If you are searching “how to remove algae from my pond” or “how to clean algae from my pond without harming fish” this post should help send you in the right direction.
Algae or string algae is a filamentous species that attaches to plants, hangs from rocks in waterfalls, or hangs on the surface of the water. The long strands tangle together and form thick mats. Excessive string algae will reduce oxygen content, but it doesn’t mean bad water. New ponds often develop green water, but this usually clears within 90 days as plants grow and use up excess nutrients.
- Remove Algae
- Remove Debris
- Free Floating Aquatic Plants
- Use Barley Straw
- Utilize Beneficial Bacteria Tablets
1. Remove Algae
Rake out as much algae as possible with a pond or garden rake, taking care not to damage the pond liner by accidentally tearing it.
2. Remove Debris
Remove fallen leaves and dead plant foliage from the pond. Siphon plant debris and silt from the bottom of the pond with a pond vacuum, working slowly and carefully to avoid stressing your fish.
3. Free Floating Aquatic Plants
Plant enough floating aquatic plants so that around 50 to 70 percent of the pond surface itself is covered. Place free-floating plants directly into the water. Cover the soil in aquatic plant containers with heavy gravel and place them at the pond level that allows their foilage to float on the surface. If needed place bricks in the pond to stand container plants at the correct level.
4. Use Barley Straw
Place a bundle of barley straw on a large upside-down plastic pot in the pond, so that the bundle is just submerged underneath the water. One 8-ounce bundle treats around 1,000 gallons of pond water. The algae will slowly disappear as the barley straw breaks down when exposed to sunlight and oxygen.
5. Utilize Beneficial Bacteria Tablets
Place a tablet of beneficial pond bacteria in your pond, on a plant or rock, every two weeks. One 1-ounce tablet usually treats around 1,000 gallons of pond water.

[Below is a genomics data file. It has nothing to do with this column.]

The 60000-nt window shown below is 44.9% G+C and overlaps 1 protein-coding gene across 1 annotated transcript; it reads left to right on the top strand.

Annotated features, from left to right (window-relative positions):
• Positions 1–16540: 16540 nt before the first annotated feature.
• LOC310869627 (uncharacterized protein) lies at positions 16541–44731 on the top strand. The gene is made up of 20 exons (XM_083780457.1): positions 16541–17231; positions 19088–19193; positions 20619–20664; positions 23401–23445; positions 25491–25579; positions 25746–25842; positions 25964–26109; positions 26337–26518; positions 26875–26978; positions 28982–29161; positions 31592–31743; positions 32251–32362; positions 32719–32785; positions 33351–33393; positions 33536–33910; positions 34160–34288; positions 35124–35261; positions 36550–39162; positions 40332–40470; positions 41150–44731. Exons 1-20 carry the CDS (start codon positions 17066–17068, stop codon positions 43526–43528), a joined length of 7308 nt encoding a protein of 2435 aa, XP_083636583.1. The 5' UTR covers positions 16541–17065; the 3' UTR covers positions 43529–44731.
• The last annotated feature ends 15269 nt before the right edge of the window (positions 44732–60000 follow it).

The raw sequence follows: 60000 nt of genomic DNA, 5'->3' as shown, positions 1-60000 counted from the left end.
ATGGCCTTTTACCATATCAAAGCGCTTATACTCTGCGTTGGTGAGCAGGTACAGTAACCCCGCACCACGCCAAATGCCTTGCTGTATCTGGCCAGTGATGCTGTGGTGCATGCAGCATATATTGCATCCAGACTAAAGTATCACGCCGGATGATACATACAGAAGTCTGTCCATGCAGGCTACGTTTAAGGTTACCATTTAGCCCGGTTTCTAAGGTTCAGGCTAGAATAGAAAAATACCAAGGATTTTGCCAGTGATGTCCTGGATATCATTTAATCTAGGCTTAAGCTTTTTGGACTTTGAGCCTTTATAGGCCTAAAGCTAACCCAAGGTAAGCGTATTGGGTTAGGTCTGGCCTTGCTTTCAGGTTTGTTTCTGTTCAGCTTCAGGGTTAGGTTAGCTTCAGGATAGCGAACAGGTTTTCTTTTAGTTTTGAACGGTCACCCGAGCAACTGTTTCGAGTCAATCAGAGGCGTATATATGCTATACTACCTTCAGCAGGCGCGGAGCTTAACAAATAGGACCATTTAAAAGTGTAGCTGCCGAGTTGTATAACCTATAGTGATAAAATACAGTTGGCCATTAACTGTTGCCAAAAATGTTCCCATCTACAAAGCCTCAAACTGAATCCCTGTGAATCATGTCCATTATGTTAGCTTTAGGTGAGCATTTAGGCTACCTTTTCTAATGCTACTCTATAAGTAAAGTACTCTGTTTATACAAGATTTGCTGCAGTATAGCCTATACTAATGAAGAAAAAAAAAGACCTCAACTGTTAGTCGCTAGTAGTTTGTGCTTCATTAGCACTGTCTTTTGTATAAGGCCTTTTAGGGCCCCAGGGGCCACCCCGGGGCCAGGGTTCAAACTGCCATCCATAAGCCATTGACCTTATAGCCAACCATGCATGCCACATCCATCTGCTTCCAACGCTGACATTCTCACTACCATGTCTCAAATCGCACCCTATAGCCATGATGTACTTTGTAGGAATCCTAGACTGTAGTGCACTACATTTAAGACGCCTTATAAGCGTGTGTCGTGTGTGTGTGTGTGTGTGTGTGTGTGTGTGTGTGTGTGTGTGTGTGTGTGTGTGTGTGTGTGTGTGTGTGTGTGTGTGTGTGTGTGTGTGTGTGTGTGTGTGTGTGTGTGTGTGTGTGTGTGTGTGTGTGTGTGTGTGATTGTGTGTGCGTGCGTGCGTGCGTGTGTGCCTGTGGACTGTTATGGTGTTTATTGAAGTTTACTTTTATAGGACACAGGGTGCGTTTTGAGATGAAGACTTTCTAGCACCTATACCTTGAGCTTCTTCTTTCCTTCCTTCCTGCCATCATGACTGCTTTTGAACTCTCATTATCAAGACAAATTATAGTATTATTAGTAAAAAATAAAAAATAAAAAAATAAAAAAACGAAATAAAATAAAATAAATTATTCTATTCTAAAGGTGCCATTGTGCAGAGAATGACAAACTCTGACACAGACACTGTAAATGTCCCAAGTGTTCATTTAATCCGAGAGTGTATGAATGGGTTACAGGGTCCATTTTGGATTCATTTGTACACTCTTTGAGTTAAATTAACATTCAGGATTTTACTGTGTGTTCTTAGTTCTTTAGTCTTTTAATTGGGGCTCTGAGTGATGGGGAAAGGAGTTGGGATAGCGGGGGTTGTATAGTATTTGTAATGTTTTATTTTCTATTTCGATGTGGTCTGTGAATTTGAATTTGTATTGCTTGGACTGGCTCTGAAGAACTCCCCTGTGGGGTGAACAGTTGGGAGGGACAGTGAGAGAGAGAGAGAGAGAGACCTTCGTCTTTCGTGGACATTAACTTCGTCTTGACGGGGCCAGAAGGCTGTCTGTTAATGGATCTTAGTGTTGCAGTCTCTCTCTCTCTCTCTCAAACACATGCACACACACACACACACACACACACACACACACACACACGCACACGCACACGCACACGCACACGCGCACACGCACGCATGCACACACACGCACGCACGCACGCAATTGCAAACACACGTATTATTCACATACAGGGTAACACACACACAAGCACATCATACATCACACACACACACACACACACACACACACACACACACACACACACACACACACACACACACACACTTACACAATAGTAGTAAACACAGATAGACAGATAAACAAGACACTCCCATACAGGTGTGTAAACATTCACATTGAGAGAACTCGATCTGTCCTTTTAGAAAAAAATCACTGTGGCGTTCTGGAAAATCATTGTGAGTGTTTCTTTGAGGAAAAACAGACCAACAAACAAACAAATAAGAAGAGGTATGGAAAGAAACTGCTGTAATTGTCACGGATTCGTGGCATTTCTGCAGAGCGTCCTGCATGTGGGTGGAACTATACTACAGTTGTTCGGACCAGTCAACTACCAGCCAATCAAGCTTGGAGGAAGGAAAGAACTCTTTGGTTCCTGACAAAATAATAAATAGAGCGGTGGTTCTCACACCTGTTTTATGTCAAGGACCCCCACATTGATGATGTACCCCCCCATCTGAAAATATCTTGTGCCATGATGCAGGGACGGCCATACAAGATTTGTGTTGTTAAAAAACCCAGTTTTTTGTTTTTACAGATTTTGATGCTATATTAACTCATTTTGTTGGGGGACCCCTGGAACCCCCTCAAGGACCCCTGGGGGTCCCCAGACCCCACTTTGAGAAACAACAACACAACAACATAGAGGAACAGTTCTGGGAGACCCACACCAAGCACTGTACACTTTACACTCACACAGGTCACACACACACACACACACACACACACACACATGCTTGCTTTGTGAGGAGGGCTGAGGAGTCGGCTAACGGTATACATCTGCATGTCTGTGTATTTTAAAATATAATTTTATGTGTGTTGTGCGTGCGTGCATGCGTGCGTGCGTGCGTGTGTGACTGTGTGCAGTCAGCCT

Supplies You Will Need
- Aquatic Plants
- Beneficial Bacteria Tablets
- Bricks (Optional)
- Bundle Of Barley Straw
- Pond or Garden Rake
- Heavy Gravel
- Large Plastic Plant Pot
- Pond Vacuum
Tips For Your Pond
Anchored and also free-floating water plants shade out algae and can absorb excessive nutrients. Water lilies grow in water from 1 foot, up to 4 feet deep and can spread 5 to 6 feet wide. Bearing 5-inch summer flowers that open yellow and turn coppery-bronze, this low-maintenance plant is hardy. Fanwort which bears white flowers May through September and has branching stems of tiny, fan-shaped leaves spread 1 foot to 3 feet wide.
Warnings For Your Pond
Don’t oversupply your pond with fish. One hundred gallons of water is enough for one 6-inch fish or ten 1-inch fish. To determine the amount of water in your pond, multiply its average length, width and depth. Multiply the total by 7.5. This will give you the number of gallons in your pond.
Don’t over feed your fish. Give them as much as they can eat in two minutes, at least up to four times a day. Stop feeding as soon as food is left uneaten, and don’t feed your fish when temperatures are consistently below 45 degrees Fahrenheit.
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